US4256039A (en) * 1979-01-02 1981-03-17 Allied Chemical Corporation Armor-piercing projectile
US4644866A (en) * 1983-06-22 1987-02-24 Branscomb Corporation N.V. Ammunition round
US4708064A (en) * 1977-09-29 1987-11-24 Rheinmetall Gmbh Impact projectile
US4716834A (en) * 1980-03-27 1988-01-05 Rheinmetall Gmbh Inertial penetrator projectile

Patent Citations (13)

* Cited by examiner, † Cited by third party
Publication number Priority date Publication date Assignee Title
DE309293C (en) *
US863698A (en) * 1906-12-21 1907-08-20 James Lemuel Brown Armor-piercing projectile.
US1149679A (en) * 1914-12-09 1915-08-10 Joseph Thompson Parker Projectile for ordnance.
US1908120A (en) * 1930-10-11 1933-05-09 John L Cox Process of making windshields for projectiles
US1959737A (en) * 1933-03-02 1934-05-22 Ben G Lindsey Machine gun
US2414863A (en) * 1943-04-23 1947-01-28 Frederick A Pearson Projectile
US3599576A (en) * 1969-02-17 1971-08-17 Gen Tire & Rubber Co Cover construction for railroad cars
US4016817A (en) * 1975-10-10 1977-04-12 Moises Arciniega Blanco Bullet for hunting shotguns
US4708064A (en) * 1977-09-29 1987-11-24 Rheinmetall Gmbh Impact projectile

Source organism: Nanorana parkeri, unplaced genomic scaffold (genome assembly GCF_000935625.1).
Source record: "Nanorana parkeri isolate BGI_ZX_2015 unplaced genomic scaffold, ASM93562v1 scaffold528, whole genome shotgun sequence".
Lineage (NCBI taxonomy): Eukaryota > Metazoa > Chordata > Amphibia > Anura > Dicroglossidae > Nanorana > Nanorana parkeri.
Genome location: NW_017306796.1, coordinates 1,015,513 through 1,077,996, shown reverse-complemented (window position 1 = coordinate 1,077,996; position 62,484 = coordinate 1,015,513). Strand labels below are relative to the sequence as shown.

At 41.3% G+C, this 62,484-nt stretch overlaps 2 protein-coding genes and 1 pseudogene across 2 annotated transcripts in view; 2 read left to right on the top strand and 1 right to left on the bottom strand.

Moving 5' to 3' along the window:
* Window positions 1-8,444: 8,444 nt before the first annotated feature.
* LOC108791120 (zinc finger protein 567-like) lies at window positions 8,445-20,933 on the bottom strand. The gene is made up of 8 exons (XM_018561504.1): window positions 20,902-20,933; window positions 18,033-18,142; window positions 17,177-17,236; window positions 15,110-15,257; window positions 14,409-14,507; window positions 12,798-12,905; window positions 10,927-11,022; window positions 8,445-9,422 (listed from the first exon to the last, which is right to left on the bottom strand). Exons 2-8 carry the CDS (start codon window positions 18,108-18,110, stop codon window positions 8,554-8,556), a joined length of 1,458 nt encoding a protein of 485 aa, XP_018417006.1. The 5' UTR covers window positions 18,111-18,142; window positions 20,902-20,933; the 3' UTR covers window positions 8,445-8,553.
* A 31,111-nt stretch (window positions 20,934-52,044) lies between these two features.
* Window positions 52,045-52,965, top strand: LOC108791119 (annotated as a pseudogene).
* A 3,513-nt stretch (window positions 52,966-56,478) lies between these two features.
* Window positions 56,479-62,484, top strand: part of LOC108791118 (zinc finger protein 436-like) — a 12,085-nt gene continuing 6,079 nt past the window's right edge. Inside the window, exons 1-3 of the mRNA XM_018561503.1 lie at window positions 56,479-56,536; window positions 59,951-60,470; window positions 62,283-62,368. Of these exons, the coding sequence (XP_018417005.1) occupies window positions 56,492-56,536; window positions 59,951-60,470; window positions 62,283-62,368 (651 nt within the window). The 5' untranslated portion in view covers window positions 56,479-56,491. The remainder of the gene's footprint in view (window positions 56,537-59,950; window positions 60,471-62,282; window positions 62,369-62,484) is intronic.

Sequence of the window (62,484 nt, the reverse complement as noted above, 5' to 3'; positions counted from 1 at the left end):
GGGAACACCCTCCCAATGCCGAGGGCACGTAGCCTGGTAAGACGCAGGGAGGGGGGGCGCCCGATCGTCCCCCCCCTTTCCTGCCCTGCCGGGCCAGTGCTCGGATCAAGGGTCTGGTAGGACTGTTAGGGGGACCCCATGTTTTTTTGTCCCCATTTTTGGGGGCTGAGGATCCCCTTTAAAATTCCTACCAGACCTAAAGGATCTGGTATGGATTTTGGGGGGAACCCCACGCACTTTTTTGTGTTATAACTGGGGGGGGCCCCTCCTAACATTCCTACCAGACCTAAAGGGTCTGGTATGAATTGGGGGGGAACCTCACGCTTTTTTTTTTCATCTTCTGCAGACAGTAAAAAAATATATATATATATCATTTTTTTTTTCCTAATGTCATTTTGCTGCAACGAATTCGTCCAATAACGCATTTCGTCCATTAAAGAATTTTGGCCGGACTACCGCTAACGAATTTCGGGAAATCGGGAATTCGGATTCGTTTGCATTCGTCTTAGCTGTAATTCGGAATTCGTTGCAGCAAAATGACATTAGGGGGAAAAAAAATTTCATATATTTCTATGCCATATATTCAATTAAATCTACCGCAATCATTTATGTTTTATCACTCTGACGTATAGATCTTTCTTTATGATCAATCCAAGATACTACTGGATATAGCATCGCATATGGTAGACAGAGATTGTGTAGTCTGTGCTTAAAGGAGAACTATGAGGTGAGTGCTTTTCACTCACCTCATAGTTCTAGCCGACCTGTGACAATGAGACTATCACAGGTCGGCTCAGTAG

US4187783A (en) * 1978-03-13 1980-02-12 The United States Of America As Represented By The Secretary Of The Army Discarding sabot munition
US4256039A (en) * 1979-01-02 1981-03-17 Allied Chemical Corporation Armor-piercing projectile
US4716834A (en) * 1980-03-27 1988-01-05 Rheinmetall Gmbh Inertial penetrator projectile
US4644866A (en) * 1983-06-22 1987-02-24 Branscomb Corporation N.V. Ammunition round

Cited By (3)

* Cited by examiner, † Cited by third party
Publication number Priority date Publication date Assignee Title
US5955698A (en) * 1998-01-28 1999-09-21 The United States Of America As Represented By The Secretary Of The Navy Air-launched supercavitating water-entry projectile
USH1938H1 (en) 1998-01-28 2001-02-06 The United States Of America As Represented By The Secretary Of The Navy Supercavitating water-entry projectile
US20120216699A1 (en) * 2007-07-26 2012-08-30 Kazak Composites, Incorporated Pultruded composite frangible projectile or penetrator